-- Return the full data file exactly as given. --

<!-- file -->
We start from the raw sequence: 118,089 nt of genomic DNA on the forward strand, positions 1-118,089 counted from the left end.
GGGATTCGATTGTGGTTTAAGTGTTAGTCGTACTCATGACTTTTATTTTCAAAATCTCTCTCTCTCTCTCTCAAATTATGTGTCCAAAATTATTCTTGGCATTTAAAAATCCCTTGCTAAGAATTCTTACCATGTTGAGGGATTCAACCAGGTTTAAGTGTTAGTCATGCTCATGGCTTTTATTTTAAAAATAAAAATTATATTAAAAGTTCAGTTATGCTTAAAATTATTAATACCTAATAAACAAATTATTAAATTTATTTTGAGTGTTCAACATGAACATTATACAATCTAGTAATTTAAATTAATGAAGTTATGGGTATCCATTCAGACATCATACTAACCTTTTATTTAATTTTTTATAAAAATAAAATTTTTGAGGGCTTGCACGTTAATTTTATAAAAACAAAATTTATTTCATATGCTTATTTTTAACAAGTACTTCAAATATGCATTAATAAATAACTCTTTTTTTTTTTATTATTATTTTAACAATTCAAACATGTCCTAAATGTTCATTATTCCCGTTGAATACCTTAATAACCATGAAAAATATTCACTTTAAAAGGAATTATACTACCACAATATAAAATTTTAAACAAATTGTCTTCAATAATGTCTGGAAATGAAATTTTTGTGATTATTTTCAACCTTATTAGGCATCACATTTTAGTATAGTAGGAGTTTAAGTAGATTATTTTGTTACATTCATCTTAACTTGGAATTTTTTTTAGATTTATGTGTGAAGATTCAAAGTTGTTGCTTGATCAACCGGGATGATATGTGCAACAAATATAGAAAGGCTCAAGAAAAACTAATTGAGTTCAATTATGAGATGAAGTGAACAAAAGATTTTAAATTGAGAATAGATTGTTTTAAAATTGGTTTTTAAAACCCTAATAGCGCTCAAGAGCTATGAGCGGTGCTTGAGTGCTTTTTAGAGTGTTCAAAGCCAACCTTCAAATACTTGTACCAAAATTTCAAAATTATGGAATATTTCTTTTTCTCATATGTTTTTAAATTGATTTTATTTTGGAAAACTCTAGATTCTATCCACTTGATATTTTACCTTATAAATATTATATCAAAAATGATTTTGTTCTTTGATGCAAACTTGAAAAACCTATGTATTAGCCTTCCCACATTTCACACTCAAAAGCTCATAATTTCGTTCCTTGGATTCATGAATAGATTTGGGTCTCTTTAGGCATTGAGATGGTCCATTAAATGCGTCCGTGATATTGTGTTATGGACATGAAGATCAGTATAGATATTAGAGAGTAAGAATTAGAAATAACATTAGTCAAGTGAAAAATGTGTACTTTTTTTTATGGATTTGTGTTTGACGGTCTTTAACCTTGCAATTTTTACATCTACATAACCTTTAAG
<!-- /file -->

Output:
We start from the raw sequence: 118,089 nt of genomic DNA on the forward strand, positions 1-118,089 counted from the left end.
GGGATTCGATTGTGGTTTAAGTGTTAGTCGTACTCATGACTTTTATTTTCAAAATCTCTCTCTCTCTCTCTCAAATTATGTGTCCAAAATTATTCTTGGCATTTAAAAATCCCTTGCTAAGAATTCTTACCATGTTGAGGGATTCAACCAGGTTTAAGTGTTAGTCATGCTCATGGCTTTTATTTTAAAAATAAAAATTATATTAAAAGTTCAGTTATGCTTAAAATTATTAATACCTAATAAACAAATTATTAAATTTATTTTGAGTGTTCAACATGAACATTATACAATCTAGTAATTTAAATTAATGAAGTTATGGGTATCCATTCAGACATCATACTAACCTTTTATTTAATTTTTTATAAAAATAAAATTTTTGAGGGCTTGCACGTTAATTTTATAAAAACAAAATTTATTTCATATGCTTATTTTTAACAAGTACTTCAAATATGCATTAATAAATAACTCTTTTTTTTTTTATTATTATTTTAACAATTCAAACATGTCCTAAATGTTCATTATTCCCGTTGAATACCTTAATAACCATGAAAAATATTCACTTTAAAAGGAATTATACTACCACAATATAAAATTTTAAACAAATTGTCTTCAATAATGTCTGGAAATGAAATTTTTGTGATTATTTTCAACCTTATTAGGCATCACATTTTAGTATAGTAGGAGTTTAAGTAGATTATTTTGTTACATTCATCTTAACTTGGAATTTTTTTTAGATTTATGTGTGAAGATTCAAAGTTGTTGCTTGATCAACCGGGATGATATGTGCAACAAATATAGAAAGGCTCAAGAAAAACTAATTGAGTTCAATTATGAGATGAAGTGAACAAAAGATTTTAAATTGAGAATAGATTGTTTTAAAATTGGTTTTTAAAACCCTAATAGCGCTCAAGAGCTATGAGCGGTGCTTGAGTGCTTTTTAGAGTGTTCAAAGCCAACCTTCAAATACTTGTACCAAAATTTCAAAATTATGGAATATTTCTTTTTCTCATATGTTTTTAAATTGATTTTATTTTGGAAAACTCTAGATTCTATCCACTTGATATTTTACCTTATAAATATTATATCAAAAATGATTTTGTTCTTTGATGCAAACTTGAAAAACCTATGTATTAGCCTTCCCACATTTCACACTCAAAAGCTCATAATTTCGTTCCTTGGATTCATGAATAGATTTGGGTCTCTTTAGGCATTGAGATGGTCCATTAAATGCGTCCGTGATATTGTGTTATGGACATGAAGATCAGTATAGATATTAGAGAGTAAGAATTAGAAATAACATTAGTCAAGTGAAAAATGTGTACTTTTTTTTATGGATTTGTGTTTGACGGTCTTTAACCTTGCAATTTTTACATCTACATAACCTTTAAG